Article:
eMEGO 125 / Yasunao Tone
MP3 Deviations #6+7
The MP3 Deviation album contains pieces that are results of the collaborative research by a team of the New Aesthetics in Computer Music (NACM) and myself, led by Tony Myatt at Music Research Center at the University of York in UK in 2009. My idea was to develop new software based on the disruption of the MP3. Primarily I thought the MP3 as reproducing device could have created very new sound by intervention between its main elements, the compression encoder and decoder. It turned out that result was not satisfactory. However, we found that if the sound file had been corrupted in the MP3, the corruptions generated 21 error messages, which could be utilized to assign various 21 lengths of samples automatically. Combining with different play back speeds, it could produce unpredictable and unknowable sound. That is a main pillar of the software. We, also, added some other elements such as flipping stereo channels and phase inversing alternately with a certain length of frequency ranges, which resulted different timbres and pitches. I performed several times at the MRC and I was certain that this software would be a perfect tool for performances. I have tentatively performed the piece in public in Kyoto, May 2009 and in New York, in May 2010. I also performed it successfully with totally different sound sources when I was invited for The Morning Line in Vienna in June 2011.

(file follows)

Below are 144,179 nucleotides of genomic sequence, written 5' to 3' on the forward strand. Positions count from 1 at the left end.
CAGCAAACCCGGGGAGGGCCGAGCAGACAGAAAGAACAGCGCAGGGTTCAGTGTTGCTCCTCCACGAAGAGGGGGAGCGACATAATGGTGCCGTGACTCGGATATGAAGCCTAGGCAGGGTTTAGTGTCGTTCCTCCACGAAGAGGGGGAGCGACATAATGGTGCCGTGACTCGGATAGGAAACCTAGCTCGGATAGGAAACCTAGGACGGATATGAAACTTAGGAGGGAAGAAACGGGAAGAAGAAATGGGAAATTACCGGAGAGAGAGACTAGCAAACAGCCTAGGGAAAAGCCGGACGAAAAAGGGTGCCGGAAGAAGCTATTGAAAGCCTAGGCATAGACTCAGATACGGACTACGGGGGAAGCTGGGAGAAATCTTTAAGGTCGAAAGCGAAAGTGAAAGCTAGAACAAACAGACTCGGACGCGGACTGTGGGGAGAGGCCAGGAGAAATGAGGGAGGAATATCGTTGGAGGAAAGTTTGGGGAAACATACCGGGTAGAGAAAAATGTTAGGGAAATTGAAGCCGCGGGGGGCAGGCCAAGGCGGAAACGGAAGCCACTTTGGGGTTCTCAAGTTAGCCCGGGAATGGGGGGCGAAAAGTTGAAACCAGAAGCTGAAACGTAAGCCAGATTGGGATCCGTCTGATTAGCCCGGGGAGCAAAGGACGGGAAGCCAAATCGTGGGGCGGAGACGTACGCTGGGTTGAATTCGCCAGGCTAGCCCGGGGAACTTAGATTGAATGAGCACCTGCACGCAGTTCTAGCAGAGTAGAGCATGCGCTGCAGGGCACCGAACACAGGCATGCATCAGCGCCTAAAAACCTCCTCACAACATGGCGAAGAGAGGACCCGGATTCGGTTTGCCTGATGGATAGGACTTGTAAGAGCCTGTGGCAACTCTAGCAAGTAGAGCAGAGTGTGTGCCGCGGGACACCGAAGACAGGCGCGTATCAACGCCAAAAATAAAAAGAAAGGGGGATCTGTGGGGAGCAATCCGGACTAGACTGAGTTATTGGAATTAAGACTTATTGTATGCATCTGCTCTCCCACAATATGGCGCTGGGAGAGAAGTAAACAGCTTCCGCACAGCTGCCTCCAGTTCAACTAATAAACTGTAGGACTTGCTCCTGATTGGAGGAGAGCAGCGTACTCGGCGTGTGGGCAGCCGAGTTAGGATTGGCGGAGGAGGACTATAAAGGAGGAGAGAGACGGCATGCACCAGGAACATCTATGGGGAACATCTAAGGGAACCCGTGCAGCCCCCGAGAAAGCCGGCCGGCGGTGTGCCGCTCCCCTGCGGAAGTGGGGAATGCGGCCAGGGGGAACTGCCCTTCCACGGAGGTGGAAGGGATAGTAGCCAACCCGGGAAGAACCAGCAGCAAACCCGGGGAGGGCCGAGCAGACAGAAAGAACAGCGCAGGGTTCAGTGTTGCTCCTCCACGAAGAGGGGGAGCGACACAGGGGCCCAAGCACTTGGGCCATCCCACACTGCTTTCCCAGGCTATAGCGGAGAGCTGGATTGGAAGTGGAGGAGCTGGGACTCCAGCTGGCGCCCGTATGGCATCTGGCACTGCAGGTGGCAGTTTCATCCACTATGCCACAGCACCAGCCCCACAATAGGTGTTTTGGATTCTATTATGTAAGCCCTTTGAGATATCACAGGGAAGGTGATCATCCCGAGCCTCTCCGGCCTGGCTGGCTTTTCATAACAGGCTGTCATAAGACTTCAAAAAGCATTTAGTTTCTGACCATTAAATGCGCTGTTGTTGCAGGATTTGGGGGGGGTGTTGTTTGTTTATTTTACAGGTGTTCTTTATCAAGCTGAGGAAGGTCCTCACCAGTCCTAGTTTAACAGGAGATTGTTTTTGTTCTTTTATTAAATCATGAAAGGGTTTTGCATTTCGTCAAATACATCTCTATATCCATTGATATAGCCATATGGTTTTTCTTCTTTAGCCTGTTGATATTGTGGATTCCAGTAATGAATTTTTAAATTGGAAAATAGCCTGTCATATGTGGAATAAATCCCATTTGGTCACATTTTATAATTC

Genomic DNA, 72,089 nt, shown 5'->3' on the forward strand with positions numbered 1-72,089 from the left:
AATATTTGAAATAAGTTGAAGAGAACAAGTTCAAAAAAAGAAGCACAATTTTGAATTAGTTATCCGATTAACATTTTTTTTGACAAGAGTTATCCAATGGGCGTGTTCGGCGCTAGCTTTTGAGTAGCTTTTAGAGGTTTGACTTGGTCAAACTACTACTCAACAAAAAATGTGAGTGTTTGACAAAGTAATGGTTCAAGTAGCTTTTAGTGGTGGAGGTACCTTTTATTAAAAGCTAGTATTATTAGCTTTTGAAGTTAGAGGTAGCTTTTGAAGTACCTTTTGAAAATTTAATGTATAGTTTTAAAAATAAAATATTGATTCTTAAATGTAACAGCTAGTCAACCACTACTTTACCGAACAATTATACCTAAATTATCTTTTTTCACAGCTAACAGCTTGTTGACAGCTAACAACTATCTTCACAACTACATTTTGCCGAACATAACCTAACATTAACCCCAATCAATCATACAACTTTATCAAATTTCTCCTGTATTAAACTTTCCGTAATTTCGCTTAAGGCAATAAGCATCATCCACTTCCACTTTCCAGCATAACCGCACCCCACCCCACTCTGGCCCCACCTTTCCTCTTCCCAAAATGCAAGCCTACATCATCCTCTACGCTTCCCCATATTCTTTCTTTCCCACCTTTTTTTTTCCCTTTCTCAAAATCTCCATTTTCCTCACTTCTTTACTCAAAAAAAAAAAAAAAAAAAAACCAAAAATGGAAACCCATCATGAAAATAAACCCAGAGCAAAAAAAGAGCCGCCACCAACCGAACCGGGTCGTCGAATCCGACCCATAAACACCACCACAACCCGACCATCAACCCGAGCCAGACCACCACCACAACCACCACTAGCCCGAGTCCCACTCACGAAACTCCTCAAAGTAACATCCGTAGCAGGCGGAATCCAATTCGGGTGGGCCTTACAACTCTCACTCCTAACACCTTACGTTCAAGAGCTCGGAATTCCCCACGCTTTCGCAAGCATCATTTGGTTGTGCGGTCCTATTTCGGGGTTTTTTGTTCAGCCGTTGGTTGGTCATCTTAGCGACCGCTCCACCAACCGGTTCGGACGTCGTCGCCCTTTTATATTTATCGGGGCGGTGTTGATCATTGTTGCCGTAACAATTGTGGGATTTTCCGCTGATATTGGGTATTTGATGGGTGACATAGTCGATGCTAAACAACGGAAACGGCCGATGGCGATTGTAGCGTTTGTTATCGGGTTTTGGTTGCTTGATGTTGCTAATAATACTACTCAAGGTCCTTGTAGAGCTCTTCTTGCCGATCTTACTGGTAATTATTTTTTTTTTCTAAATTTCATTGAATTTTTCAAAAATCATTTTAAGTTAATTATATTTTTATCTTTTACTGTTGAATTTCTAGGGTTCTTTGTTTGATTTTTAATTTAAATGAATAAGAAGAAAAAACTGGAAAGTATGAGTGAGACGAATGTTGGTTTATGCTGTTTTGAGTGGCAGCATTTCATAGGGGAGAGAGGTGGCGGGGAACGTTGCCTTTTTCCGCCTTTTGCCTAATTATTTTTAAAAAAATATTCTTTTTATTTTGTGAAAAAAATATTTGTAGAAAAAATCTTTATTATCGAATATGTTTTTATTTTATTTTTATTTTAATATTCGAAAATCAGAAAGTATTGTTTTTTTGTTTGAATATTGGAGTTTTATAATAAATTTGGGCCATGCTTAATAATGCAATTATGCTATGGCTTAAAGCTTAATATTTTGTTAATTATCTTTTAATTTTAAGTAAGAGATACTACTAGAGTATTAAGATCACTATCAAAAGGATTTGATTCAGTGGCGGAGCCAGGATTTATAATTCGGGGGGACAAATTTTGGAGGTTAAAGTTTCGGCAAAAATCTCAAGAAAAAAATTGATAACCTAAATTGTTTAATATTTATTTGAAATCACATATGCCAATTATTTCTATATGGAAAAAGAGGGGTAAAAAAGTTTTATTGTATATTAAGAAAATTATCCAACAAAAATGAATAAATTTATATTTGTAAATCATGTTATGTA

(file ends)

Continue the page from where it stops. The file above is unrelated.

Track 1. MP3 Deviation #6 (30:36.29)
Performed and recorded by Yasunao Tone June 2, 2011 in New York City.
Track 2. MP3 Deviation #7 (22:15.38)
Performed and recorded by Yasunao Tone July 3, 2011 in New York City.
The original sound sources made by Yasunao Tone.
Producer, Yasunao Tone
Executive producer, Peter Rehberg
Cover design, Tina Frank
Photogrpahy, Tina Frank, Florian Voggeneder Digital Mastering, Russell Haswell
Thanks for the support by NACM, Tony Myatt, Mark Fell, Peter Worth, Thom Blake, Oliver Larkin, Peter Rehberg, Tina Frank and Russell Haswell.
The New Aesthetics in Computer Music research project funded by the Arts and Humanities Research Council UK.